AHA: CPR skills low among older adults
A study found that those who were 50 and older were 50 percent less likely to be CPR trained. (AP Photo)
NEW ORLEANS — Cardiopulmonary Resuscitation increases the chance of survival after sudden cardiac arrest, yet knowledge of this lifesaving procedure is low in many communities, especially among older adults, according to separate studies presented during the Resuscitation Science Symposium at the American Heart Association’s Scientific Sessions 2016.
In two studies — one in the United States and the other in Denmark — older adults emerged as an overlooked demographic and a target area for improved CPR training. Immediate CPR can double or triple chances of survival after sudden cardiac arrest.
In the American study, a random digit dial telephone survey of 9,022 respondents ages 18 and older found that only 18 percent reported that they were currently trained in CPR – via either conventional CPR or chest compression-only approaches. About 65 percent said they had received CPR training at some point.
According to the survey, higher education level was linked with a 43 percent increased likelihood of ever being CPR-trained. Compared to younger adults, those ages 50 and older, were 50 percent less likely to be CPR trained. In fact, there was a steep drop in the likelihood of having CPR training after age 50.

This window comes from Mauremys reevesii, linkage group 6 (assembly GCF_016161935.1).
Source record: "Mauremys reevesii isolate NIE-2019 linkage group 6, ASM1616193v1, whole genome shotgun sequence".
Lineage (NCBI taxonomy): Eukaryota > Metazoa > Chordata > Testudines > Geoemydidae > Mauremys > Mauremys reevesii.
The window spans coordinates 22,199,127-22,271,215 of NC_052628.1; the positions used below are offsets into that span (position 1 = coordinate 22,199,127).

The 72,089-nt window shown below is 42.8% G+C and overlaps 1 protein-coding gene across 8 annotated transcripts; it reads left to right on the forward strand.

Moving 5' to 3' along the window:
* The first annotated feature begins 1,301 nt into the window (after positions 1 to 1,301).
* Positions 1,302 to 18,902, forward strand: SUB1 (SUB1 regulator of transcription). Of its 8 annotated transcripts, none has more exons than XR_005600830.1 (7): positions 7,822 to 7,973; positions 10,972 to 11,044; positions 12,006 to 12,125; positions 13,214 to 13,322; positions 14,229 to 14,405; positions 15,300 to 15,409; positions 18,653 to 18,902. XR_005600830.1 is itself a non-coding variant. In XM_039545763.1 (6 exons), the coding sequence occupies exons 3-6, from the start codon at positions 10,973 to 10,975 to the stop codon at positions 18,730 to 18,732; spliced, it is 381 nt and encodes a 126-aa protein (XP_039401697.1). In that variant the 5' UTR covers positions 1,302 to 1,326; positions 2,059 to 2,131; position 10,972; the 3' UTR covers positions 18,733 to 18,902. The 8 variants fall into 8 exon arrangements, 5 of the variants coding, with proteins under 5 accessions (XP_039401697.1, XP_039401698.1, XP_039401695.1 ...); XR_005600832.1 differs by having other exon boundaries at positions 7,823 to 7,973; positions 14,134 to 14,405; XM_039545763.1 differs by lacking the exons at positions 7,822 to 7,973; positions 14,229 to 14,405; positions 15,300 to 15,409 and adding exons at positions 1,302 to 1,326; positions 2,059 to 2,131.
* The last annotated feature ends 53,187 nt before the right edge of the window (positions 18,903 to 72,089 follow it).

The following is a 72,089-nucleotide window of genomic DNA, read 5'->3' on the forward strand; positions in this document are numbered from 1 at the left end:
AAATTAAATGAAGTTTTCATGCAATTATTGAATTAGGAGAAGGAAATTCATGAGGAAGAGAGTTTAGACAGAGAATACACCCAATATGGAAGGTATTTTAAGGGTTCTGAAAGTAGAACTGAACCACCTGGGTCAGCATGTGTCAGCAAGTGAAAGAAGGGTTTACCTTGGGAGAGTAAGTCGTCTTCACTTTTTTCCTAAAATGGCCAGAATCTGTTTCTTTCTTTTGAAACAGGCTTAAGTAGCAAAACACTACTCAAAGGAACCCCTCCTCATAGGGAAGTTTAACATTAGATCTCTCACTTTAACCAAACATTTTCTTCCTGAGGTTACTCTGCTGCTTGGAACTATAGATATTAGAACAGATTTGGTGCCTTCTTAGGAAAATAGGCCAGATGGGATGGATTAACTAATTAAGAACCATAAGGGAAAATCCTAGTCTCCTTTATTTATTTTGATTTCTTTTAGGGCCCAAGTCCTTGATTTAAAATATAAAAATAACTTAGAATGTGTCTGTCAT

“Cardiac arrest occurs among people in their 50s and 60s, and most cardiac arrests occur in the home, yet that is the population that is poorly trained or has not kept up with current training,” said Benjamin Abella, M.D., M.Phil., senior study author and director of the University of Penn’s Center for Resuscitation Science and an associated professor of Emergency Medicine in the Perelman School of Medicine in Philadelphia.
“If we expect one of the key links in the chain of survival to be the bystander response, including the use of automatic external defibrillators and the delivery of CPR, then we really need to better understand what gets bystanders to act, what gets bystanders to learn and refresh their CPR skills and the current ways to seek training in any given community,” Abella said.
In the Denmark analysis, 99 questionnaire responses from adults over 65 found reluctance among the elderly to perform CPR. The biggest barriers were lack of knowledge and a fear of doing harm to the person under cardiac arrest.
“We do believe there needs to be a special focus on the elderly,” said Lise Qvirin Krogh, lead study author and research fellow at Arhus University Hospital’s Research Center for Emergency Medicine in Denmark. “Calling the EMS is a very big step in the right direction, but they can help the victim much more by also starting CPR.”
The study sample was small and the data was collected from members of leisure clubs who may be more active than the general elderly population, Krogh said. But the research is a start in identifying areas to improve the quality of bystander delivery of CPR among elderly.
“The willingness to perform CPR is very dependent on the knowledge about CPR. With this study we can get closer to strategies to increase the knowledge about CPR and focus CPR training among the elderly,” Krogh said.